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Why am I always the one who has to initiate sex?

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Jay Dee

Why am I always the one who has to initiate sex?

Apr 14, 2017

This past week, we were having a discussion in our Uncovering Intimacy Champions group.  I won’t post the full start of the conversation because I haven’t asked if I could, but the gist of it was this:  How do you keep initiating sex when your spouse,

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This past week, we were having a discussion in our Uncovering Intimacy Champions group.  I won’t post the full start of the conversation because I haven’t asked if I could, but the gist of it was this:  How do you keep initiating sex when your spouse, while receptive, never initiates back?  How do you fight the discouragement when you feel that they don’t love to be with you as much as you want to be with them?

Many higher-drive spouses feel this way.  When they initiate, even successfully, if they’re always the one initiating, then they feel discouraged.  I have three things to say to this.  The first two are directed to the spouse who is usually initiating.  The last is for their husband or wife.

1. Be happy with what you got

Firstly, we need to be content with what we have in these situations.  If you are initiating regularly and your spouse is receptive to that initiation, you should count your blessings.  You desired something, and you got it.

Some of us have even come from marriages where initiation didn’t lead to reception but instead let to rejection.  We should be over the moon that the dynamic has changed.  And some are.  It’s not always perceived that way, as I discussed in my last post.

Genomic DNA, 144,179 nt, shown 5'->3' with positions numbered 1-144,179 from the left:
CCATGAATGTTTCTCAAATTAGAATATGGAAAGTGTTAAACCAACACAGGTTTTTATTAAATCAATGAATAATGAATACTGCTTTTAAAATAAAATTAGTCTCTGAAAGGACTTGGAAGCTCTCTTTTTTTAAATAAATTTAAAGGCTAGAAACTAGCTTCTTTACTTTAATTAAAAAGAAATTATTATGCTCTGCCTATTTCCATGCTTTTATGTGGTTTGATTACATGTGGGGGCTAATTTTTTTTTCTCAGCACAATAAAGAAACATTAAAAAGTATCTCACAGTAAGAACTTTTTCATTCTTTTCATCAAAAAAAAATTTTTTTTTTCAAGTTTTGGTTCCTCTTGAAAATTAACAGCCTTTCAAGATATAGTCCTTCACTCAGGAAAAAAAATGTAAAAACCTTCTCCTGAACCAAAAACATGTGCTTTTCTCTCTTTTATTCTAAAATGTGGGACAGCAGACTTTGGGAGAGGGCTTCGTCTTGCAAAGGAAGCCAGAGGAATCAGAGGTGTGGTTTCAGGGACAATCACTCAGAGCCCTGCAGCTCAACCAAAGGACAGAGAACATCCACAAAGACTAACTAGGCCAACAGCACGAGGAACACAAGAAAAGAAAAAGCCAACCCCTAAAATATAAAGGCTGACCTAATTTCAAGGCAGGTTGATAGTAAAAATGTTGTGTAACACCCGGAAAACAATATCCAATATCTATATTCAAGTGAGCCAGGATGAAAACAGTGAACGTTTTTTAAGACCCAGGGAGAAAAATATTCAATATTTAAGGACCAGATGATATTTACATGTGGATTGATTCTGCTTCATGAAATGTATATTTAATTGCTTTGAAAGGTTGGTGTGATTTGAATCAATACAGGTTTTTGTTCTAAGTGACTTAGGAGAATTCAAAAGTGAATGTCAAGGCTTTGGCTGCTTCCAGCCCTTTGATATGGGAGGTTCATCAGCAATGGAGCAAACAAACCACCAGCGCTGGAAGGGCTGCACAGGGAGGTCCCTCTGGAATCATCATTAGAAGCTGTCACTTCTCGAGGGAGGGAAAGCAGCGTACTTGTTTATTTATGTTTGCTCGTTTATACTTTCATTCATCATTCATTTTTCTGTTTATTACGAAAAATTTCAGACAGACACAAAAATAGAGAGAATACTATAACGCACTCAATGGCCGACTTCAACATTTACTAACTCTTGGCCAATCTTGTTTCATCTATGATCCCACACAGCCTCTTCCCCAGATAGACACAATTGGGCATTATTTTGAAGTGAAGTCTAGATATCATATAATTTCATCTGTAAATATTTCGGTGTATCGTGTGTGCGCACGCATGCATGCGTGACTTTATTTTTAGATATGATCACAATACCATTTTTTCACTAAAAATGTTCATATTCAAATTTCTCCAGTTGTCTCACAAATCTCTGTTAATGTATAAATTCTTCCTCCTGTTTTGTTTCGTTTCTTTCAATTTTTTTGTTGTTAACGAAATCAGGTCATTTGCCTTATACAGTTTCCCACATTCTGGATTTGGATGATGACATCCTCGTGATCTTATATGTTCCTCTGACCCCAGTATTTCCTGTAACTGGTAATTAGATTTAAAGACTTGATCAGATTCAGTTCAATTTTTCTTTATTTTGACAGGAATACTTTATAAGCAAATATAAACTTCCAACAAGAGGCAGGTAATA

However, what sometimes happens is that the new “normal” becomes intolerable.  This isn’t a good frame of mind.  It’s like deciding you need to lose 20lbs, so you start exercising more.  You put in the work, lose the weight, and then are unhappy that you aren’t even fitter.  You should be happy with the progress, while still being hopeful and dedicated to making it even better.

Unfortunately, many of us are perfectionists, and when it’s not perfect, then it’s not good enough.  We become dissatisfied with the new reality rather than counting our blessings and hoping for even more.

2. Don’t judge your spouse’s feelings based on your behaviours

Too often, we have bad “theory of mind”.  Theory of mind is what we call the ability to recognize that other people have different perspectives, different beliefs.  Here’s a great video that explains it:

No, as we grow up, we learn that what we know isn’t what other people know.  However, when it comes to feelings and behaviours, we sometimes get a bit hung up still.  We believe that the way we feel about something is the way that other people feel.  The behaviours we have should be the behaviours others have.

Of course, we don’t consciously think this, but it comes out so often in daily life that it’s obvious that this is what’s going on in most human, adult, minds below the surface.

So, with our spouses that feel that our spouse should initiate, they are portraying their own view of love, desire, arousal, and the behaviours that are associated with those things into their husband or wife.  I’ve done it too, so you’re not alone if this is you.

If we want sex, we initiate.  So, we assume that if our spouse doesn’t initiate, then they don’t want to have sex with us.

We love our spouse and that drives a desire to be physically intimate with us.  So, we assume that if your spouse isn’t showing an active desire to be physically intimate with us, then they don’t love us.